The Mohegan Sun at the Pocono Downs, which is another horse racing harnessing track that opened in November, had a total of $352 million in slots revenues. The Presque Isle Downs, which opened on March 1, 2007, produced around $141.9 million in total profits after being open for just 3 weeks.

Under the Pennsylvania Race Horse Development and Gaming Act, about 12% of the adjusted gross profits from people who play slots at the racing tracks will go directly to purses and the breed development geared for Thoroughbred and Standardbred racing.

The racing tracks have their own profit target that they must attain. The profit target of Philly Park is around $6.6 million for the purses and breed development, the Chester Downs, whose actual meet will not begin until June 2007, a total of $5.1 million, the Pocono Downs, which will open on March 31, 2007, a total of $4.1 million and the Presque Isle Downs, which will debut their Thoroughbred racing on September 1, 2007, a total of $1.58 million.



Slots Casino Developer will Preserve Plant Mementos

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On April 27, 2007, more than 10 years after its furnaces stopped churning, the Bethlehem Steel Plant is set for major renovation. The plant will be changed into a casino complex worth $600 million owned and operated the Las Vegas Sands Corporation, the owner of the Venetian Resort Hotel Casino in Las Veg

Jerry Werkheiser, who has worked at the plant for about 2 decades and has led plant tours at the closed plant, commented that it would be disturbing to lose the plant. The demolition of the plant will not start until the first week of June.

Workers must first move important items from the site, like the 60-foot-long, 187,000-pound gun from the USS Mississippi, a warship that took part in World War II. The contractor of the project, the Brandenburg Industrial Service Corporation, will demolish 11 buildings, such as the locomotive shop and the foundry for the steel items.

Though historians in the area grieve over the loss of the plant, the Sands Casino plans to restore over 20 buildings, like the 1,500 foot long machine shop. The facility will feature a hotel, restaurant, shops, entertainment venue and a slots casino. Historian Lance Metz said that some of the important buildings will be saved, but unfortunately some will have to be demolished.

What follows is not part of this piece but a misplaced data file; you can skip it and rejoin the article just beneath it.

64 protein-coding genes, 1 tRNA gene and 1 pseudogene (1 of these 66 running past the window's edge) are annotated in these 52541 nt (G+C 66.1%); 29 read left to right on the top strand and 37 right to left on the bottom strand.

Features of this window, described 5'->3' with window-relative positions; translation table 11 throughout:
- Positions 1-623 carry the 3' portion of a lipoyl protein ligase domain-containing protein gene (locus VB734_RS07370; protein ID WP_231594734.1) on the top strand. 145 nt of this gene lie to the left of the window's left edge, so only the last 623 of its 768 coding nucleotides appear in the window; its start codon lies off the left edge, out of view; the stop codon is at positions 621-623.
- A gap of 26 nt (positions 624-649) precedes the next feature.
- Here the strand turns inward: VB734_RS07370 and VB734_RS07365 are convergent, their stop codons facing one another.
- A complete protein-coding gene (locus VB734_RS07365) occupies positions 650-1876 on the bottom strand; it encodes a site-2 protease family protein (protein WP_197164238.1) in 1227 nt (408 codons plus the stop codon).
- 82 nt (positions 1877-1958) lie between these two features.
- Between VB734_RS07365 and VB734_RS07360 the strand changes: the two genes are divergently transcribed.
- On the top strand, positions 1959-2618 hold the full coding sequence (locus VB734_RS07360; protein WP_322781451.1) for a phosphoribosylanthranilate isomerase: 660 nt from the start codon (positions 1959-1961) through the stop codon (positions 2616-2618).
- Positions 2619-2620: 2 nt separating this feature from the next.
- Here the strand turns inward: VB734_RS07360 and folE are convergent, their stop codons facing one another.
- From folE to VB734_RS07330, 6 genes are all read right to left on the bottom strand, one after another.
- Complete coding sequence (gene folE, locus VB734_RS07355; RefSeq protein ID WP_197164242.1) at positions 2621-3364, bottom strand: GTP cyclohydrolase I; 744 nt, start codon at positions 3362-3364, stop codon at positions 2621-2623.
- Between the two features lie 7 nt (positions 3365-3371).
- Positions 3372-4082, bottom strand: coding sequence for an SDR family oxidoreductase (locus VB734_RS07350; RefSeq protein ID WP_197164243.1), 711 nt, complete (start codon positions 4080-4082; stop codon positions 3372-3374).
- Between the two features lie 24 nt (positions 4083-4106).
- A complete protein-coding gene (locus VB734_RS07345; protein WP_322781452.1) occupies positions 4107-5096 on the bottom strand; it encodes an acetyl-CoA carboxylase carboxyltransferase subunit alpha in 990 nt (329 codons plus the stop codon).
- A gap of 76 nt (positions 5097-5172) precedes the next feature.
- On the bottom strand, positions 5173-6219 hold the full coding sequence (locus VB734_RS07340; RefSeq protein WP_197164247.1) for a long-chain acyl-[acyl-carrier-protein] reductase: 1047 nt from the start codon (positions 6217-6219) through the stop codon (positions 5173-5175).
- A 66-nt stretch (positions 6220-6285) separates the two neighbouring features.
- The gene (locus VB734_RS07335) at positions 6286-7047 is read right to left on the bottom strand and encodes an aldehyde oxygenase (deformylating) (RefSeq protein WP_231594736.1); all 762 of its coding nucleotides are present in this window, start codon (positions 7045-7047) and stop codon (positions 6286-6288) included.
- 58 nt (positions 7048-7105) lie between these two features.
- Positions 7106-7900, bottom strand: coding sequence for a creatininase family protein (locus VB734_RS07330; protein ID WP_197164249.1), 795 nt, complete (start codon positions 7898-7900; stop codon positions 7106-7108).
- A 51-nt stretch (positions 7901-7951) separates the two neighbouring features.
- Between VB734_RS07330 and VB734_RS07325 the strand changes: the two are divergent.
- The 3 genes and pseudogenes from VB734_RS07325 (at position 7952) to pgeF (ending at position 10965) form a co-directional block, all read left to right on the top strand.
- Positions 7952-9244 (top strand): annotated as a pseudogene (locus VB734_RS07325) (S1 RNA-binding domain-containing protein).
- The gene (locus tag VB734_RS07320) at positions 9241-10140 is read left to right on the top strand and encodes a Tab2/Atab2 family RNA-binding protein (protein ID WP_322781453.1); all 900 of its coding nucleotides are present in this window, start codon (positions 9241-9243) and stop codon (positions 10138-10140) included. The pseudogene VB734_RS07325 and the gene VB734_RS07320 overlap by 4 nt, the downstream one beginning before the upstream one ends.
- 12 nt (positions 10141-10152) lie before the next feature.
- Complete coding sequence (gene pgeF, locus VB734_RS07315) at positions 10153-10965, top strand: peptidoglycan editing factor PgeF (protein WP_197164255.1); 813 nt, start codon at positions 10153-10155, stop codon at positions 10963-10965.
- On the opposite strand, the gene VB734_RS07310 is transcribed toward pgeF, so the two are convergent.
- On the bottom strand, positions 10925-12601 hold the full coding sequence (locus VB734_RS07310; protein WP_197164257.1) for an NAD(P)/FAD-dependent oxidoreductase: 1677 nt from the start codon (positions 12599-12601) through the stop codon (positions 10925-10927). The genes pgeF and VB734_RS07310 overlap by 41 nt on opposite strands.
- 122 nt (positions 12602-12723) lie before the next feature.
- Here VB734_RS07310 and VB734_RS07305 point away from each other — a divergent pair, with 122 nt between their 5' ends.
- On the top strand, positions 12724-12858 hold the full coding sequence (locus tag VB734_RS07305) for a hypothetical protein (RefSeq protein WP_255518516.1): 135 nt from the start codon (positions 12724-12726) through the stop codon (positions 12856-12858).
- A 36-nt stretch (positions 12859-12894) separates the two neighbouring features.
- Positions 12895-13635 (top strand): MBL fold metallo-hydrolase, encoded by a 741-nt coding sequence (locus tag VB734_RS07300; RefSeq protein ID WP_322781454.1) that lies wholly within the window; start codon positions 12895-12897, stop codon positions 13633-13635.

Bethlehem Mayor, John Callahan, commented that the casino will help revitalize the plant. Sands also plans to operate a casino that will feature 3,000 slot machines the end of next year, 300 hotel rooms and a 50,000 sq ft convention facility after 3 months and an additional 2,000 slot machines 2009.

Slots Casino Not the Only Option of a Squirrel Hill Developer

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On March 26, 2007, a developer from Squirrel Hill was considering slot machines as one of the options to replace the closed Palace Inn Hotel. Craig Cozza, President of Cozza Enterprises, commented that he had been discussing the option of applying for a gambling license to the Pennsylvania Gaming Control Board.

He also said that the establishment looks like a casino, similar to the way that they constructed buildings back in 1972. However, Cozza did not join the hearing set the Pennsylvania Gaming Board that was scheduled on Tuesday, March 27, 2007. Cozza said that while he is not dismissing the possibility of a slots casino, he is still entertaining other possibilities for the area like a water resort, big retailers or even a combination of retail and hotel facility.

Cozza said that with Westinghouse Electric Company, owned Toshiba, planning on moving out of the Monroeville area the year 2010, a hotel in the area may not be the best option.

The Palace Inn establishment was built and opened in 1973 Mr. Al Monzo, who died in 2000 and left the Palace Inn to his wife Daisy Monzo and their family. The Monzo family sold the area, which is around 178,000 sq ft, because they found it difficult to meet the expenses of the establishment.

Cozza brought the business in September 2006 for about $7.58 million, almost 2 years after the Palace Inn closed down their business. The establishment was well known for a variety of entertainment offerings like nightclubs, boxing, ballroom dancing, a wedding destination as well as receptions. Offers MegaSpin Slots Game to Players